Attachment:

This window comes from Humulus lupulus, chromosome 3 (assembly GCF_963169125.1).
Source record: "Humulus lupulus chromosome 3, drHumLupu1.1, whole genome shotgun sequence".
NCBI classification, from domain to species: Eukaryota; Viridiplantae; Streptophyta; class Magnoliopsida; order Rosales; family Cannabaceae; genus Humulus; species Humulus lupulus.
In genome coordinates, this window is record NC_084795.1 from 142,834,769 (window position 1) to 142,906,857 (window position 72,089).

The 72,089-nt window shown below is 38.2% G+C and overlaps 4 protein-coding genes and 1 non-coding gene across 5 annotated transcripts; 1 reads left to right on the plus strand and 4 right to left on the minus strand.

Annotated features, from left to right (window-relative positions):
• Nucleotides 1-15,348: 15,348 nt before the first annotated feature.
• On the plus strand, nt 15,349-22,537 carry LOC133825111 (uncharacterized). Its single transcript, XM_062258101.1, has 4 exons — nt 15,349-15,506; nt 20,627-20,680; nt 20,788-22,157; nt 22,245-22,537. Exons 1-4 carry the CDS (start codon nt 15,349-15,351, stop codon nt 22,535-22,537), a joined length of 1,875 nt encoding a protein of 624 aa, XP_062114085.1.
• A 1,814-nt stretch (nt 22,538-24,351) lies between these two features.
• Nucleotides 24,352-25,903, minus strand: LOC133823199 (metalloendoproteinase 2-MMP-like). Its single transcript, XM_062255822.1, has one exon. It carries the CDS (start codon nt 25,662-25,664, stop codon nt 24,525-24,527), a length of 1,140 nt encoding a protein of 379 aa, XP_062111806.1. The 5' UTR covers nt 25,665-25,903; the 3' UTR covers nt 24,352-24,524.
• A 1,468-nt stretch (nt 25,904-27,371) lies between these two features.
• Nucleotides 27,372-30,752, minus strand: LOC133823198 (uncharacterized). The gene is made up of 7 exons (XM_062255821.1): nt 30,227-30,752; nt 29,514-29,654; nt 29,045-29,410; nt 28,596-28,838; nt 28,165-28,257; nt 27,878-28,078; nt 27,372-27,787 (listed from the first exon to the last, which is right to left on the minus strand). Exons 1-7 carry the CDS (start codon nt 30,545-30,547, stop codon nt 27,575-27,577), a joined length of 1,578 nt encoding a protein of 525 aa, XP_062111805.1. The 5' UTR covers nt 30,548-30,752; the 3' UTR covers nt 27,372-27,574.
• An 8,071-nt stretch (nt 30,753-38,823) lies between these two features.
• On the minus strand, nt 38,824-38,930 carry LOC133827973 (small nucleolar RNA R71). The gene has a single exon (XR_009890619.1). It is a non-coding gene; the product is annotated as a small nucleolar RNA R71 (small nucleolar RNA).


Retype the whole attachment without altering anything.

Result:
This window comes from Humulus lupulus, chromosome 3 (assembly GCF_963169125.1).
Source record: "Humulus lupulus chromosome 3, drHumLupu1.1, whole genome shotgun sequence".
NCBI classification, from domain to species: Eukaryota; Viridiplantae; Streptophyta; class Magnoliopsida; order Rosales; family Cannabaceae; genus Humulus; species Humulus lupulus.
In genome coordinates, this window is record NC_084795.1 from 142,834,769 (window position 1) to 142,906,857 (window position 72,089).

The 72,089-nt window shown below is 38.2% G+C and overlaps 4 protein-coding genes and 1 non-coding gene across 5 annotated transcripts; 1 reads left to right on the plus strand and 4 right to left on the minus strand.

Annotated features, from left to right (window-relative positions):
• Nucleotides 1-15,348: 15,348 nt before the first annotated feature.
• On the plus strand, nt 15,349-22,537 carry LOC133825111 (uncharacterized). Its single transcript, XM_062258101.1, has 4 exons — nt 15,349-15,506; nt 20,627-20,680; nt 20,788-22,157; nt 22,245-22,537. Exons 1-4 carry the CDS (start codon nt 15,349-15,351, stop codon nt 22,535-22,537), a joined length of 1,875 nt encoding a protein of 624 aa, XP_062114085.1.
• A 1,814-nt stretch (nt 22,538-24,351) lies between these two features.
• Nucleotides 24,352-25,903, minus strand: LOC133823199 (metalloendoproteinase 2-MMP-like). Its single transcript, XM_062255822.1, has one exon. It carries the CDS (start codon nt 25,662-25,664, stop codon nt 24,525-24,527), a length of 1,140 nt encoding a protein of 379 aa, XP_062111806.1. The 5' UTR covers nt 25,665-25,903; the 3' UTR covers nt 24,352-24,524.
• A 1,468-nt stretch (nt 25,904-27,371) lies between these two features.
• Nucleotides 27,372-30,752, minus strand: LOC133823198 (uncharacterized). The gene is made up of 7 exons (XM_062255821.1): nt 30,227-30,752; nt 29,514-29,654; nt 29,045-29,410; nt 28,596-28,838; nt 28,165-28,257; nt 27,878-28,078; nt 27,372-27,787 (listed from the first exon to the last, which is right to left on the minus strand). Exons 1-7 carry the CDS (start codon nt 30,545-30,547, stop codon nt 27,575-27,577), a joined length of 1,578 nt encoding a protein of 525 aa, XP_062111805.1. The 5' UTR covers nt 30,548-30,752; the 3' UTR covers nt 27,372-27,574.
• An 8,071-nt stretch (nt 30,753-38,823) lies between these two features.
• On the minus strand, nt 38,824-38,930 carry LOC133827973 (small nucleolar RNA R71). The gene has a single exon (XR_009890619.1). It is a non-coding gene; the product is annotated as a small nucleolar RNA R71 (small nucleolar RNA).